by Michael Vernetti
There are some sinister forces lurking within the NCAA Selection Committee. Consider the committee’s deliberations on this year’s field of 68 for the NCAA National Tournament.
For a 6-11 match-up in Sacramento, the committee could have chosen Saint Mary’s, with its 17 RPI ranking and 14 KenPom ranking and its year-long top 25 ranking in both the AP and USA Today polls as the 6th seed. The opportunity to play in Sacramento would have been a nice bonus for a team that has been sent hither and yon in past years — from Providence to Omaha to Little Rock.
But no, the committee handed Creighton that plum 6th seed in Sacramento, even though Creighton (25-9) is ranked 27th by KenPom and 26th in the RPI, and is not ranked in the top 25 by either AP or USA Today. This is because the selection committee awarded Creighton the no. 24 overall seeding for the NCAA tourney. The other three 6-seeds are SMU, Cincinnati and Maryland, ranked 21-24 by the selection committee.
Saint Mary’s was ranked no. 25, just outside the possibility of receiving a 6-seed. Of the four teams rated higher by the committee, SMU and Cincinnati had RPI and/or KenPom rankings comparable to Saint Mary’s. Creighton and Maryland fell way below the Gaels in both the rating services, with Maryland a distant 45 in KenPom and 24 in the RPI.
In other words, despite all the talk coming from the selection committee or those close to it about the stringent objective criteria used in choosing and seeding tournament teams, some of them just liked Creighton and Maryland better than Saint Mary’s, no matter what the record showed. Thus, the Gaels are a 7th seed, headed toward a Thursday match-up against the Virginia Commonwealth University Rams in Salt Lake City.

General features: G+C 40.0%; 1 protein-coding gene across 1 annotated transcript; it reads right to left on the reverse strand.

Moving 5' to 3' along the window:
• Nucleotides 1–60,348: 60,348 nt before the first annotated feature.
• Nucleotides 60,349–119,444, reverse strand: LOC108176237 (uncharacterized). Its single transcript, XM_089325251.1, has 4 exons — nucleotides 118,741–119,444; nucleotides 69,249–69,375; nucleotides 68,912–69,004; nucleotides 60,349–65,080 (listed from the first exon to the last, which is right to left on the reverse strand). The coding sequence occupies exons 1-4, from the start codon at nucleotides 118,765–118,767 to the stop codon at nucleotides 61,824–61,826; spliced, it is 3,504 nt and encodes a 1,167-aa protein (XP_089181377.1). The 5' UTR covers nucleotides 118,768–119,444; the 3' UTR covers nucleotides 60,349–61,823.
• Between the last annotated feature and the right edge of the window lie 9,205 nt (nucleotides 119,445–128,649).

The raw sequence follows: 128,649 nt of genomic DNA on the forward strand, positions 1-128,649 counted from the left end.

The good and the bad
So be it. The Gaels are in good shape to make the 7th seed work for them just as they would have with that 6-seed in Sacramento. Their opponent, in fact, is from the same conference as would have been their foe in Sacramento –the Atlantic 10 — and will be of comparable difficulty as the Sacramento team, Rhode Island. Both VCU and Rhode Island competed with Atlantic 10 regular-season champion Dayton, whom the Gaels defeated back in November.
VCU, which is associated in the minds of most college hoops fans with the Shaka Smart-coached squad which became the darling of he 2011 NCAA tourney by advancing to the Final Four before losing to Butler, finished one game behind Dayton, splitting with the Flyers in the regular season. They finished 26-8 and 14-4 in the conference.
VCU is a veteran team, starting four seniors and one junior. They are not particularly big, with two forwards, Mo Alie Cox and Justin Tillman, at 6-7, but also have two guards, Jordan Burgess and Doug Brooks, at 6-4/6-5. They like to press and trap, and their top scorer is the smallest guard, 6-1 Je Quan Lewis, who averages 14.7 PPG, followed by Tillman at 12.4 PPG.